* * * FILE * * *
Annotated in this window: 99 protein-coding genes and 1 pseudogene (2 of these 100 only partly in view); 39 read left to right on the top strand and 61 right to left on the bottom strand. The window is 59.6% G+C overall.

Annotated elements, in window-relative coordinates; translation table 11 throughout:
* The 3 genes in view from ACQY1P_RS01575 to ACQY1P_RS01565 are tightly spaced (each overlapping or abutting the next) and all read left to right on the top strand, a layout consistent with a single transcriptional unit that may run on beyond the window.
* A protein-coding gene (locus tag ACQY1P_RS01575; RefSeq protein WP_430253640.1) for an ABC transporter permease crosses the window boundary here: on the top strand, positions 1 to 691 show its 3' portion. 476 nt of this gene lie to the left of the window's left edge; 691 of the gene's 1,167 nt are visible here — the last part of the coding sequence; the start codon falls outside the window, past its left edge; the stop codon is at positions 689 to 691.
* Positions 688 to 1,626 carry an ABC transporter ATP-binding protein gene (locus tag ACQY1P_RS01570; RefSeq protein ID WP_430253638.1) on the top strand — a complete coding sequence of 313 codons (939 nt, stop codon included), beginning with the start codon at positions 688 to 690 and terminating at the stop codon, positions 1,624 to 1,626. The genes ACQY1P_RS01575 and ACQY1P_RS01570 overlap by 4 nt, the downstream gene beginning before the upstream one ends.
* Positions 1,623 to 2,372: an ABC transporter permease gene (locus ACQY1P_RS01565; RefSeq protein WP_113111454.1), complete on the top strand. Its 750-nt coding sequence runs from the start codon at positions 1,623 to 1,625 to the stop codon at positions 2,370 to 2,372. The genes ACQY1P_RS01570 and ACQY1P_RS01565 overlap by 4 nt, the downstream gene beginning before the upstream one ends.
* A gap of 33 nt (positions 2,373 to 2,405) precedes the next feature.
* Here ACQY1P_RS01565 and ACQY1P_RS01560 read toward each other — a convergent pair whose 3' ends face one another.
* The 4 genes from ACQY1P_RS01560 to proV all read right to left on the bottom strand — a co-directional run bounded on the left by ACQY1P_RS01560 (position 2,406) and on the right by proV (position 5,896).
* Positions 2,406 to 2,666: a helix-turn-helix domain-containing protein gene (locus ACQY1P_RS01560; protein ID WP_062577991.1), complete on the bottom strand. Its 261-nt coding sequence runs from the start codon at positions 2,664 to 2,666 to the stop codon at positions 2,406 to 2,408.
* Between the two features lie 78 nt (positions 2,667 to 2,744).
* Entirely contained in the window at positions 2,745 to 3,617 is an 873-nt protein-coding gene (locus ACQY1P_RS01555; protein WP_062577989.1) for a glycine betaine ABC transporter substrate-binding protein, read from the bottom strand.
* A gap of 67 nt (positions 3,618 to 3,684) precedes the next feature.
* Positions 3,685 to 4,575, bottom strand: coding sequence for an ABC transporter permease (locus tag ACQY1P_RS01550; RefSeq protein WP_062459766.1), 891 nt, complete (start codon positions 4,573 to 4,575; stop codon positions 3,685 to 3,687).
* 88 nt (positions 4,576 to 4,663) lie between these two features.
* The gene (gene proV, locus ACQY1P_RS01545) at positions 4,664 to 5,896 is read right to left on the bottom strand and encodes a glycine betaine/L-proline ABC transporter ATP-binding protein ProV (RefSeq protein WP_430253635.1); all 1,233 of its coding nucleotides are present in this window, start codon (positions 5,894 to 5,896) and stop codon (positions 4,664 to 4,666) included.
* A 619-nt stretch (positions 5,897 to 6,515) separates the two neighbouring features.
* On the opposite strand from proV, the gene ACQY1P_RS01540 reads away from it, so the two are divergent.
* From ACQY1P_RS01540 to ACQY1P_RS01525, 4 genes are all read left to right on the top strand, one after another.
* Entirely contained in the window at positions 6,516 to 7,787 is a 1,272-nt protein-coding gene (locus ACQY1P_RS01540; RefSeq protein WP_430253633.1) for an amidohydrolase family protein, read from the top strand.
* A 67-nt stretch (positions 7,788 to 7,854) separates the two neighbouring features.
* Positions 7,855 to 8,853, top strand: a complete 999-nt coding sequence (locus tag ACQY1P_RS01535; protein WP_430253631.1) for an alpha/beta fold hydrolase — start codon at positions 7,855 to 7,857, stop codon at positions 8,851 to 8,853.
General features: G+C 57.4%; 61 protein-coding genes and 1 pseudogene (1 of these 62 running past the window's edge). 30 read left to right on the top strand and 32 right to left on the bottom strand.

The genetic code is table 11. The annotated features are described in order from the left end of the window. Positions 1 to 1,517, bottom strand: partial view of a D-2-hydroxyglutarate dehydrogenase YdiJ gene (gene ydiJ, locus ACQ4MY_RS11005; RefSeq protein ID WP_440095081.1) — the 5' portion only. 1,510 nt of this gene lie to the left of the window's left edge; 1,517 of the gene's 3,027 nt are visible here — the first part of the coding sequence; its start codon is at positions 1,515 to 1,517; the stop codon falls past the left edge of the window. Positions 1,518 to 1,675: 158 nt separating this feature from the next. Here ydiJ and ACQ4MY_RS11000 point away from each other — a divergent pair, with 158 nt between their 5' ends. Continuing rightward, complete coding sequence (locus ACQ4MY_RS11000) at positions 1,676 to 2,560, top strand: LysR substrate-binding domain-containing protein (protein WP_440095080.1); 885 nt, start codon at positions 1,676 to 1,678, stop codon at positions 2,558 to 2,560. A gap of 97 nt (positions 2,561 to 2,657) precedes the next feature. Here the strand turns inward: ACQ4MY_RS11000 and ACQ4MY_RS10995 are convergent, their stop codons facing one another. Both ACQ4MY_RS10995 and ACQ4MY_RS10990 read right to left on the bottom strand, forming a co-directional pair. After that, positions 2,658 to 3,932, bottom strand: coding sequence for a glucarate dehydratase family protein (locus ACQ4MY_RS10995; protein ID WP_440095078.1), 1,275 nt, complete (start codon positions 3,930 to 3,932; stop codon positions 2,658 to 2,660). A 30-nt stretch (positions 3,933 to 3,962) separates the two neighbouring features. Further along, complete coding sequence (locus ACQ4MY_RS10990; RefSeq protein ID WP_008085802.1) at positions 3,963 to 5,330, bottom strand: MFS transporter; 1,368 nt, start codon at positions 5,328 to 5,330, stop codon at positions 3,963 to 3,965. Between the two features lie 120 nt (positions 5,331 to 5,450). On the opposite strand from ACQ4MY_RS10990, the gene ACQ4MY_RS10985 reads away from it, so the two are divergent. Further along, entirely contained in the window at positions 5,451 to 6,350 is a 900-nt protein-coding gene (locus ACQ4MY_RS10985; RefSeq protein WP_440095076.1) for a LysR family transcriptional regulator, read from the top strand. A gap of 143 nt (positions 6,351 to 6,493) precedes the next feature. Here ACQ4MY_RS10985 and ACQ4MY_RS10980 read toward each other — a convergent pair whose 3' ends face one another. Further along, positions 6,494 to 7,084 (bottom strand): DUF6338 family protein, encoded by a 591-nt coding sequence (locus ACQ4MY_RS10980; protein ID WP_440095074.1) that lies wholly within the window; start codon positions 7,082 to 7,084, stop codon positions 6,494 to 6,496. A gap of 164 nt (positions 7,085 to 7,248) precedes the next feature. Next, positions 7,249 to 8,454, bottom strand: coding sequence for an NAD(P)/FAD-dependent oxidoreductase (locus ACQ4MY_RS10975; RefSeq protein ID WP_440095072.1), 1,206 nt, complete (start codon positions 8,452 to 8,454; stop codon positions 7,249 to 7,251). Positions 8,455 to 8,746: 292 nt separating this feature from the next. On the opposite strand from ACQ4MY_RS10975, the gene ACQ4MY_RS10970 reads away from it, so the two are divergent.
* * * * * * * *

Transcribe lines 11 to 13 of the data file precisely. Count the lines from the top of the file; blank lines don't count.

* Between the two features lie 78 nt (positions 2,667 to 2,744).
* Entirely contained in the window at positions 2,745 to 3,617 is an 873-nt protein-coding gene (locus ACQY1P_RS01555; protein WP_062577989.1) for a glycine betaine ABC transporter substrate-binding protein, read from the bottom strand.
* A gap of 67 nt (positions 3,618 to 3,684) precedes the next feature.